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Poisonous animals
Cnidarians (Jellyfish, Corals and Anemones)
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Hymenopterans (Bees, Wasps and Ants)
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Vespidae, Social wasps

Clinical entries


A. Vespinae:
1. Vespa spp.
2. Vespula spp. (= Paravespula) 
3. Dolichovespula spp.

B. Polistinae: 

Polistes spp. among others

(C. Stenogastrinae: medically unimportant)


Arthropoda; Mandibulata; Insecta; Hymenoptera; Apocrita; Aculeata; Vespoidea

Common names

A. Hornets and yellowjackets, Echte Wespen:
1. Hornets, Hornissen
2. Yellowjackets, Kurzkopfwespen 
3. Yellowjackets, Langkopfwespen

B. Paper wasps, Feldwespen


A. North and Central America (including Hawaii), Chile, north Africa (including the Canary Islands), Europe (excluding Iceland), Middle East, Asia, southern Australia (including Tasmania) and New Zealand.
B. Worldwide, excluding southern South America, northern Canada, Alaska, Great Britain, Ireland, Iceland, northern Scandinavia and Siberia.


All wasps that form obvious social colonies belong to the family Vespidae. Species of the Southeast Asian subfamily Stenogastrinae, however, live in colonies with only very small populations and a subsocial organisation.


Fig. 4.47

a Vespa crabro

b Vespula germanica


Together with the Maseridae and Eumenidae, which are largely solitary, the Vespidae are included in the superfamily Vespoidea (= Diploptera). Most members of this superfamily, apart from Stenogastrinae and most Maseridae, are able to fold their paired wings over each other while at rest. Most solitary wasps use their venomous sting to catch prey – chiefly insects or their larvae – for their own consumption or to feed their offspring. The same is also fundamentally true for the social wasps (Vespidae), who supplement their carbohydrate requirements with nectar or ripe fruit in addition. However, an important function of the venomous sting in social wasps is also defence. A cornered wasp will not hesitate to sting, and close to the nest, wasps and hornets demonstrate aggressive collective defensive behaviour towards enemies of the colony.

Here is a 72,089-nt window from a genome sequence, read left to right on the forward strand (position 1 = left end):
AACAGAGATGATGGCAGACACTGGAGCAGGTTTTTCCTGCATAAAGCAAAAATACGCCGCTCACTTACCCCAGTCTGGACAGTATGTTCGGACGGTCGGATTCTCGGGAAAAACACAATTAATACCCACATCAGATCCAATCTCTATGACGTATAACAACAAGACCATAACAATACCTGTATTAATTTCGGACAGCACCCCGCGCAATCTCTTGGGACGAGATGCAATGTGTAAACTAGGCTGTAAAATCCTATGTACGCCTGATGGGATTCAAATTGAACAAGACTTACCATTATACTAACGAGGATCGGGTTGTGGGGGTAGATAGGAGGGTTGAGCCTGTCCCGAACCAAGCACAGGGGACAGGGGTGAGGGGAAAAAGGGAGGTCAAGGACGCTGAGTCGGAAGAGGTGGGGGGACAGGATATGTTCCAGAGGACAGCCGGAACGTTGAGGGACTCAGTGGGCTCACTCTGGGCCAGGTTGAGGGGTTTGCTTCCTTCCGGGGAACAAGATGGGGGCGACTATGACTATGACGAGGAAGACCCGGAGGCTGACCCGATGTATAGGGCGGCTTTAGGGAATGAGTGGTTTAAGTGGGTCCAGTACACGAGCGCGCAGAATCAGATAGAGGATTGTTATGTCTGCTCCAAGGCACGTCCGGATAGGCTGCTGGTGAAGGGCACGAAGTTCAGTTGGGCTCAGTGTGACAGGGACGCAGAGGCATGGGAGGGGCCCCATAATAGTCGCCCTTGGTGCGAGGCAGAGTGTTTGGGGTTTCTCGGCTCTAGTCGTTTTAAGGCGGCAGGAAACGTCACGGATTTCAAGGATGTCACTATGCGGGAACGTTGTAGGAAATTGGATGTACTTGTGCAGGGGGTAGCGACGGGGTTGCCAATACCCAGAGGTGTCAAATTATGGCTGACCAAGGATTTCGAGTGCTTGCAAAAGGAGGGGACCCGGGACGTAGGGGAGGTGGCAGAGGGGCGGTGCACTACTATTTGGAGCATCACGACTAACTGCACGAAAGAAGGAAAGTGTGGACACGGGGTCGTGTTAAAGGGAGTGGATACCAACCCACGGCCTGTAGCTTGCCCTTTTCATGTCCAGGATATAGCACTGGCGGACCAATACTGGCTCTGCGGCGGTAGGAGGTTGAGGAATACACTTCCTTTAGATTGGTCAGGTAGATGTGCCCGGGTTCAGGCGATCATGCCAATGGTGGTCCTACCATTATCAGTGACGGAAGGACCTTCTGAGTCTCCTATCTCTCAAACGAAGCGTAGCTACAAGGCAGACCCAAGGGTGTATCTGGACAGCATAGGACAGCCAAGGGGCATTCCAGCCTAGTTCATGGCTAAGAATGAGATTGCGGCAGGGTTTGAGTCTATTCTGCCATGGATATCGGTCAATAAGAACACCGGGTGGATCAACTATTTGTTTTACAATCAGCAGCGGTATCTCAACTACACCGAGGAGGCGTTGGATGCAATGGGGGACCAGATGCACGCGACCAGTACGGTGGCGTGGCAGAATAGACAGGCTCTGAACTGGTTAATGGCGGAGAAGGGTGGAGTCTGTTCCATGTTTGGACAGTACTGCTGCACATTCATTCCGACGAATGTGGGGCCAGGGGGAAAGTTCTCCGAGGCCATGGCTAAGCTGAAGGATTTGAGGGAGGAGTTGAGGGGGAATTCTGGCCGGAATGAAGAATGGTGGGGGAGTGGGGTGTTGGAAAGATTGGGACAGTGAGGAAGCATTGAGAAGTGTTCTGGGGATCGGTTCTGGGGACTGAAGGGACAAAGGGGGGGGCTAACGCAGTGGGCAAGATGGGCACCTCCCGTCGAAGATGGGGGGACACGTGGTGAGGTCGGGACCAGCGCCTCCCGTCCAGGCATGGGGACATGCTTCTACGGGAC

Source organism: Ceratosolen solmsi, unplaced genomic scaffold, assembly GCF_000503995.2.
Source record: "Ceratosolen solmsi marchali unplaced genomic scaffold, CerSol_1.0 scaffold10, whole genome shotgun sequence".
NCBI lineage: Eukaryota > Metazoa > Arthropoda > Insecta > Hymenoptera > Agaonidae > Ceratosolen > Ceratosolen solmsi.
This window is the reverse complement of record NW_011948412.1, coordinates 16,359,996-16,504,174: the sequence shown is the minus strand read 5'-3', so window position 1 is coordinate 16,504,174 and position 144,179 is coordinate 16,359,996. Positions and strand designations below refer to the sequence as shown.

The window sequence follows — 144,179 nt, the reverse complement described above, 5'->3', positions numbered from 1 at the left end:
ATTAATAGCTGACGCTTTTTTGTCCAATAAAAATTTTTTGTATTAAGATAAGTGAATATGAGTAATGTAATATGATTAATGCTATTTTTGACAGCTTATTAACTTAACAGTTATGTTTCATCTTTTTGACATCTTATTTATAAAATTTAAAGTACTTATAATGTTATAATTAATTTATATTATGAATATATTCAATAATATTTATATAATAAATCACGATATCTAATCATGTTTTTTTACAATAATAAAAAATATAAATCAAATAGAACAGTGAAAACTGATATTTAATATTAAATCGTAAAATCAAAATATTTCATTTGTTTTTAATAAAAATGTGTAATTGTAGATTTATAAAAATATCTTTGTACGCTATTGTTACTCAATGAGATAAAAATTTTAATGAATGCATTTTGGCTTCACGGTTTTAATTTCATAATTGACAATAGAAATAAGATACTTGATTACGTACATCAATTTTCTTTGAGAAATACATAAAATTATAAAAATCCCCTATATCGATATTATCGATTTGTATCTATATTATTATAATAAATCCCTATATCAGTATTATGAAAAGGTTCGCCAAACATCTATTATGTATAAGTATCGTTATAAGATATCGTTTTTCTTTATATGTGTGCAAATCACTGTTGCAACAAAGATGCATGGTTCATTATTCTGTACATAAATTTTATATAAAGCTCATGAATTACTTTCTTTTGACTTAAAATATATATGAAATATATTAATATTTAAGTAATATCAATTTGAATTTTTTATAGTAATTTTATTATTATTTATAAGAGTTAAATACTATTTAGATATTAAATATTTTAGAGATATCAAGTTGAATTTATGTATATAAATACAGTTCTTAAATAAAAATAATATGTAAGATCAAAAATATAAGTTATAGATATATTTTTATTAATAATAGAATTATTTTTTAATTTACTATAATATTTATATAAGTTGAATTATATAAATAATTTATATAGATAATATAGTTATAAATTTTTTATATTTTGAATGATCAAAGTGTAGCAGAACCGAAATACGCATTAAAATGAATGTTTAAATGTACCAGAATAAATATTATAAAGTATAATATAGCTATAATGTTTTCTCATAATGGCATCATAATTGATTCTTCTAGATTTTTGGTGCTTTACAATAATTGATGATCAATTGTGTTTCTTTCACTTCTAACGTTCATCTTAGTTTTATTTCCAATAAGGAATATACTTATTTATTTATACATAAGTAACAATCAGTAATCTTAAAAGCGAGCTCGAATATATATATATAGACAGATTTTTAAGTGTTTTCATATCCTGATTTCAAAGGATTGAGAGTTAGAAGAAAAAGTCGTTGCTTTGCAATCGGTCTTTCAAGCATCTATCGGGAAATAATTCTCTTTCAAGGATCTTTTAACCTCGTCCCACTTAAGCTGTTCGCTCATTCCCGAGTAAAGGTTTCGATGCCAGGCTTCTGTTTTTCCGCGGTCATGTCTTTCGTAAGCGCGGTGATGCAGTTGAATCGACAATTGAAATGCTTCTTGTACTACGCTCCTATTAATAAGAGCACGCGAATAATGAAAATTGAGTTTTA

Polistinae: morphologically distinct from the Vespinae, in that the constricted region between the first and second segments of the abdomen (petiole; "wasp waist") connects the two segments in a gradual, flowing form, while in the latter the division between the thorax and abdomen is marked by an abrupt cleft. Polistes species form small colonies with a maximum of 150 individuals.

Vespinae: like most social wasps they build papery nests from plant fibres that they chew and then mix with saliva. Depending on the species, the nests are constructed either underground or aboveground. The lifespan of each colony is generally one year, and only the queen hibernates, to establish a new colony each spring. Vespula vulgaris form the largest colonies, with 5,000 workers or more; the colonies of most other Vespinae are considerably smaller.


See also General information on hymenopterans: Epidemiology.

Social wasps are often found in large numbers in close proximity to humans, attracted in particular by sweet drinks and food or meat products. Due to their prevalence close to humans as well as their marked defensive behaviour, the Vespinae, and to some extent the Polistinae, are virtually the only members of the Vespoidea superfamily that have any medical relevance.

Hornets (V. crabro, the European hornet), with a body length of 4–5 cm, are the largest and at the same time most feared members of the wasp family, although their stings are not significantly more serious than those of other wasps or bees. In addition, hornets have become relatively rare in Europe. The genus Vespula is the most significant for humans. In Europe this genus is represented by V. germanica (German wasp), V. vulgaris (Common wasp) and V. rufa (Red wasp) and in the USA by V. germanica, V. maculifrons (Eastern yellowjacket), V. pennsylvanica (Western yellowjacket), V. squamosa (Southern yellowjacket) und V. vulgaris. Most Vespula species build their nests underground, but V. germanica colonies are often found in buildings, attics or shutter casings. V. germanica is a common cause of hymenoptera stings. Originally native to Europe, it has now become established in various parts of the world (New World, South Africa, Australia and New Zealand).

Literature (biological)

Akre and Reed 1984, Edwards 1980, Kemper and Döhring 1967, Spradbery 1973, Brothers 1999

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